Fascism now rules ‘The West’

First, let me state clearly and unequivocally that this post has nothing to say about the (so euphemistically called) ‘conflict’ currently under way in Gaza.  The particulars of the conflict and those involved in it are irrelevant to what this post is meant to address.  It could be any conflict, anywhere, between any groups: atrocities or not…. 

Instead, this is a story about how we, in ‘The West’, have woken up to find ourselves in a fascist police state.  The official government position – as enforced by the police – is truly frightening.

No, we cannot see it everywhere – yet.  But, we do see it.

No, the grip is not a stronghold – yet.  But, it is unmistakably there, and it is tightening.

No, most of us have not felt it – yet.  But, some of us have… and if it can happen to some of us, it can happen to all of us!

Please, consider the following:

  1. In Germany, police enter an apartment without a warrant while the occupants are not home and remove ‘offensive material’ . (Hat tip:  Breath of the Beast)  I do not care what material they removed or why it was ‘offensive’ – it was not illegal.  When police abandon the rule of law and due process – for whatever reason, we all have reason to fear for our safety.
  2. In Alberta, Canada – in front of Prime Minister Harper’s constituency office – a man waving a tiny flag is told by police to stop it, or he will be arrested for ‘inciting civil disorder’.  This was not a flag of an outlawed organization of any sort.  The man was not tresspassing, or obstructing traffic.  When the police arbitrarily threaten citizens, who have not broken any laws, with arrest – we all have reason to fear for our safety.
  3. In Montreal, Canada (still), the police fail to even attempt to take any action whatsoever when a mob incites violence against a group identified by their religious beliefs.  Incinting violence is against the law.  Promoting prejudice against an identifiable group – on the grounds of religion – is also against the law in Canada.  When the police fail to enforce the laws of the land – we all have reason to fear for our safety.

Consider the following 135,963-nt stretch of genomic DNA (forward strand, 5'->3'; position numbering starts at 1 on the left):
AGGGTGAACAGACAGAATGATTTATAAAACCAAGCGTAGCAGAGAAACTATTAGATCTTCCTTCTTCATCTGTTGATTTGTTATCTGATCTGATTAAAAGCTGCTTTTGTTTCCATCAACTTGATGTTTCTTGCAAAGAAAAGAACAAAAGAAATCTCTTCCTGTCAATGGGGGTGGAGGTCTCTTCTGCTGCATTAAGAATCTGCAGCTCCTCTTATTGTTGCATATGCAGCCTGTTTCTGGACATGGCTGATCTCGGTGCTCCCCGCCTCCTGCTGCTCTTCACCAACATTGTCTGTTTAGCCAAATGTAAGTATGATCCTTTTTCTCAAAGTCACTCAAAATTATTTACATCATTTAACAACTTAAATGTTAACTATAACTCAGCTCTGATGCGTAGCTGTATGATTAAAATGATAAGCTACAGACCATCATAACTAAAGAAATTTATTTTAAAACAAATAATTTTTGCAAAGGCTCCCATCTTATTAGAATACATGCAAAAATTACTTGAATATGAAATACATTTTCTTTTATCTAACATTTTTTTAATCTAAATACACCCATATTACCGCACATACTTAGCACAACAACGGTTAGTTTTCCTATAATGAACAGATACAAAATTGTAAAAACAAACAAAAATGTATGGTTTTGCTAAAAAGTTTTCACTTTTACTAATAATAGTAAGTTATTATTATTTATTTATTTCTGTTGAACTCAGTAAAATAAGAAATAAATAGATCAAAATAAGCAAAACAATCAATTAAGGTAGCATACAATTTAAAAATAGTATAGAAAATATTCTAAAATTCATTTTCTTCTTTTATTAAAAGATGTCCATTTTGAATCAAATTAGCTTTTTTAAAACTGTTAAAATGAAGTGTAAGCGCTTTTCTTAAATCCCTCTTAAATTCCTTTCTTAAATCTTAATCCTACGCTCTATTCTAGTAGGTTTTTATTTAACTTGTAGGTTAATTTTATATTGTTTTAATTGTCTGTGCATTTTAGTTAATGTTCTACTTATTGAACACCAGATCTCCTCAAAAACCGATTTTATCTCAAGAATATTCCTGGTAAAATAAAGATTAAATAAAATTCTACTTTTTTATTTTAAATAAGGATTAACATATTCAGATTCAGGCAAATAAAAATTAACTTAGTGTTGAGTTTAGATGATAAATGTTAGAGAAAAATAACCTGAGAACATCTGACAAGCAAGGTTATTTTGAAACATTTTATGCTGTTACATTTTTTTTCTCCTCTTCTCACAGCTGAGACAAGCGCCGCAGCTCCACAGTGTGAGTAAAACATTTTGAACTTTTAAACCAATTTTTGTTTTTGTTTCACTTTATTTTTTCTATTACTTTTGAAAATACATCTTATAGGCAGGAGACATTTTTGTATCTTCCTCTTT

4. In Toronto, Canada, a protester publicly and loudly utters a death threat against a child – police look on and do not arrest the law-breaker.  When the police arbitrarily fail to enforce laws – and uttering death-threats is a criminal offence – especially when a child is threatened we all have reason to fear for our safety.

If this is not a clear and unequivocal demonstration that the rule of law is disintegrating, I do not know what is!

Before anybody has a chance to justify unjustifiable acts, citing some crap about ‘being oppressed’ (and that includes people who like to play at ‘oppressed’) and only acting out as a result of social oppression, please, let me tell you a story about a little boy….

I was born and raised in a country occupied by foreign military forces which imposed an oppressive, totaliritarian dictatorship.  The foreign military forces never left:  and were reviled by most of the population.  Even those among the populace who subscribed to the political doctorine of the dictatorship resented the presence of the foreign forces which enforced it.

One day, when I was about 10 years old, I had surgery and had to stay in the Children’s hospital for a while.  I was in a room with 4 beds and 6 kids (2 of the beds had little kids, so, in the highly-rationed medical system which is the hallmark of socialism, there were often 2 kids per bed….I remembered sharing a bed (and not having a pillow or a blanket, because they ‘ran out’) from an earlier stay there. 

I was one of the 2 lucky kids to have a bed to myself (I was pretty big for my age).  The other kid that had a bed to himself was a cute little  boy, about 4-5 years old, who had fallen out of a tree he was climbing – breaking both arms, getting 2 very black eyes and a bit of a concussion.  The Children’s hospital did not allow any visitors, because children would cry when visitors left – yet, my little tree-climbing room-mate’s father was allowed to visit him…